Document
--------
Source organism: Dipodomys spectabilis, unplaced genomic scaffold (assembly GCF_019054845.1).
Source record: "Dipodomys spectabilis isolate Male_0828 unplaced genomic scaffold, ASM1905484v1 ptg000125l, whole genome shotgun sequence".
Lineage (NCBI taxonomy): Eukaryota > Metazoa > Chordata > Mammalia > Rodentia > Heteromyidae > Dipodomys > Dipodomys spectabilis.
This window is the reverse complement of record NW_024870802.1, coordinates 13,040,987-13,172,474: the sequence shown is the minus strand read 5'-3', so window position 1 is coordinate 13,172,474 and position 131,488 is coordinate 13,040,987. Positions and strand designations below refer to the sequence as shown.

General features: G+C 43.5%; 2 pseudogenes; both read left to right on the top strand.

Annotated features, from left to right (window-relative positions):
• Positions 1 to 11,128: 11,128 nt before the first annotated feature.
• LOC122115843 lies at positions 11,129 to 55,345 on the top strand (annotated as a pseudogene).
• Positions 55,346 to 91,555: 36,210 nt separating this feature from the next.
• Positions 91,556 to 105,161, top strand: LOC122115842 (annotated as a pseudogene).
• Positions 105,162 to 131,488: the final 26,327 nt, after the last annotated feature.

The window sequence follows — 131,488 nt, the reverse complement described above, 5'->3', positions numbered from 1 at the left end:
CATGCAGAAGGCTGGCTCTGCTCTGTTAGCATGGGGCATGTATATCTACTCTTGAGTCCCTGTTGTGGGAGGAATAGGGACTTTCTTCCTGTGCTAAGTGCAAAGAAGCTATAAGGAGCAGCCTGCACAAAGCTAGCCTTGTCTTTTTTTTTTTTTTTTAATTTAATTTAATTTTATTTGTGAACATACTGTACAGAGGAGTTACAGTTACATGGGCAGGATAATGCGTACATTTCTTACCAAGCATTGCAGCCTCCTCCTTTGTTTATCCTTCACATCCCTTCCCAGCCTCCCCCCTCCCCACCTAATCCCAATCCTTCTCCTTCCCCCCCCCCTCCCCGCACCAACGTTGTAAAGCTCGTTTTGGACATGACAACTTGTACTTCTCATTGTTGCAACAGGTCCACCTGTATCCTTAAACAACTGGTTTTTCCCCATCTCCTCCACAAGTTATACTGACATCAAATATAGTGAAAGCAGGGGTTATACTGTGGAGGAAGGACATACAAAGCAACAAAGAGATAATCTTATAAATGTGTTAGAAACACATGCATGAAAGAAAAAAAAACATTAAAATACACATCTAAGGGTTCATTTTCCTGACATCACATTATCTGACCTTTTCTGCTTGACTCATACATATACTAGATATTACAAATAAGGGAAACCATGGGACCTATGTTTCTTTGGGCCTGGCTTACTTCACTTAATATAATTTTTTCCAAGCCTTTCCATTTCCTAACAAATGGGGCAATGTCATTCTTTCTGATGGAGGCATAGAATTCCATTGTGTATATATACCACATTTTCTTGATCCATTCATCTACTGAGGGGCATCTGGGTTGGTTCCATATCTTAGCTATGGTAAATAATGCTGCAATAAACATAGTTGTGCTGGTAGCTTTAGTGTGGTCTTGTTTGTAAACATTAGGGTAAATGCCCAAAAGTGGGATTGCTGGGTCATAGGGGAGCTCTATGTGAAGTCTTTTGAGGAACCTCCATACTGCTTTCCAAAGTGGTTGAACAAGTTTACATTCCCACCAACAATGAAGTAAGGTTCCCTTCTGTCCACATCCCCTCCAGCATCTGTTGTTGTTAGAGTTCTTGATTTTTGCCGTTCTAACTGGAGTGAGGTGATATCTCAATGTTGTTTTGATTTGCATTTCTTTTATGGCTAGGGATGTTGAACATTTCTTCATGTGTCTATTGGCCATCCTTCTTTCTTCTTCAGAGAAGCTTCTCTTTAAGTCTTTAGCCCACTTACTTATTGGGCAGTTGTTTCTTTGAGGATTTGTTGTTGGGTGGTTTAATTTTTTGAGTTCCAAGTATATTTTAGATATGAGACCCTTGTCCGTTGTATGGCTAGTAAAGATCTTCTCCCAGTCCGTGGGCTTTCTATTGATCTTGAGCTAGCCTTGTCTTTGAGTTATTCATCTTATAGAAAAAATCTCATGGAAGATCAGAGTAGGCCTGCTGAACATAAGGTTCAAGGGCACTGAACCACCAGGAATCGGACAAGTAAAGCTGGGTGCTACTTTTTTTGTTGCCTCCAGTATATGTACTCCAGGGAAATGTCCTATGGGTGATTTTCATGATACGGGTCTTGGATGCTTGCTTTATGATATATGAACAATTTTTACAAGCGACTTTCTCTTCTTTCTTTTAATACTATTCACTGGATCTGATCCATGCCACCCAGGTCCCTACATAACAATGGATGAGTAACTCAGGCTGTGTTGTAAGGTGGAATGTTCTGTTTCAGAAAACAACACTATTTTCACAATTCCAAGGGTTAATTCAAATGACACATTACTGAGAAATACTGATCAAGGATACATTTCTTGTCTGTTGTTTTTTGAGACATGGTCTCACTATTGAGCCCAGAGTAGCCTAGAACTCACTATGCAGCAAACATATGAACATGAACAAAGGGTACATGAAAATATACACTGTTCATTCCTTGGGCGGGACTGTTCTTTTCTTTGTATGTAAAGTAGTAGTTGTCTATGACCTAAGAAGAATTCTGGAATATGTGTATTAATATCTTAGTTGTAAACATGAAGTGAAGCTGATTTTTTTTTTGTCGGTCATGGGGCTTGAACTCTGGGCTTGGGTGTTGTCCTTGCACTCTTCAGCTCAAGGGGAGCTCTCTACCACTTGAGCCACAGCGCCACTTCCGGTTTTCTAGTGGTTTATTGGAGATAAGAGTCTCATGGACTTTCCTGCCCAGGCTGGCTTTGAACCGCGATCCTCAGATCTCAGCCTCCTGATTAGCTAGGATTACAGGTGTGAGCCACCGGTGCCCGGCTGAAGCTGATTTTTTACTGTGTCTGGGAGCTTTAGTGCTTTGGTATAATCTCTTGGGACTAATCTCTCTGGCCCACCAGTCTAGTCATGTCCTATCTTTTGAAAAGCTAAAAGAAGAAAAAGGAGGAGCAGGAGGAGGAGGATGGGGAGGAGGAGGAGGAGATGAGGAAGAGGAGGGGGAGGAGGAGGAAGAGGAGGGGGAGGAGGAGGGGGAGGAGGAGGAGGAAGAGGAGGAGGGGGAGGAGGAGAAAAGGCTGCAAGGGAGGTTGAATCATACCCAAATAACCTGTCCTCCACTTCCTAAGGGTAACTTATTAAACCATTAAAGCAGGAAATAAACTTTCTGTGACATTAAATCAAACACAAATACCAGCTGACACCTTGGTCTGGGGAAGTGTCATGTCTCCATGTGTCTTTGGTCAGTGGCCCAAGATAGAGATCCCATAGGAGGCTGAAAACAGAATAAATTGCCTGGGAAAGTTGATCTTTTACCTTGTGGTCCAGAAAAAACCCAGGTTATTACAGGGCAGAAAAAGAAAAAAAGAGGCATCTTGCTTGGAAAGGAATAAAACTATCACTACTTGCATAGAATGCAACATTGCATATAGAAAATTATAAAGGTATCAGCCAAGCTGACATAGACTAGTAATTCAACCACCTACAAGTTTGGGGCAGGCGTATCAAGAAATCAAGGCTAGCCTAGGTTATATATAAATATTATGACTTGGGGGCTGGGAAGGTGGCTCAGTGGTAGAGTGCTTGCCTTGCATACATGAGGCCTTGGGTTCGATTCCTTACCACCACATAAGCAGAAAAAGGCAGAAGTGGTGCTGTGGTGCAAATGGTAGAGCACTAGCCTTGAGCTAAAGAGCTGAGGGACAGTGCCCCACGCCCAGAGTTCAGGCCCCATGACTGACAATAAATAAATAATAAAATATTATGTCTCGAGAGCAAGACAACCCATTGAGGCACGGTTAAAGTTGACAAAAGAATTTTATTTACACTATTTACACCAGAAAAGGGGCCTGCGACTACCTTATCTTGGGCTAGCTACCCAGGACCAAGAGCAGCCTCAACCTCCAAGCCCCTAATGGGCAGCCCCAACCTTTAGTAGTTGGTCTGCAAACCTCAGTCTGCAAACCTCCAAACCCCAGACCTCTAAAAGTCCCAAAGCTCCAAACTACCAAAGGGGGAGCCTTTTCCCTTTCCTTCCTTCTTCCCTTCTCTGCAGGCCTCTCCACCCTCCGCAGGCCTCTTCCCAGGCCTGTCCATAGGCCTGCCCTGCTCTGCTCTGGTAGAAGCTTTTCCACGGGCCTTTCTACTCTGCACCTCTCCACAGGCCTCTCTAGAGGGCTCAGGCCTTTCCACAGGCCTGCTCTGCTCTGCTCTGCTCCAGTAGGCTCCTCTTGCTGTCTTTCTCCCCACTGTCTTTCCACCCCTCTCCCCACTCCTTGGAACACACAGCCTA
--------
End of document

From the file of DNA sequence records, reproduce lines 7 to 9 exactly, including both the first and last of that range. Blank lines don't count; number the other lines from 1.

• Positions 1 to 11,128: 11,128 nt before the first annotated feature.
• LOC122115843 lies at positions 11,129 to 55,345 on the top strand (annotated as a pseudogene).
• Positions 55,346 to 91,555: 36,210 nt separating this feature from the next.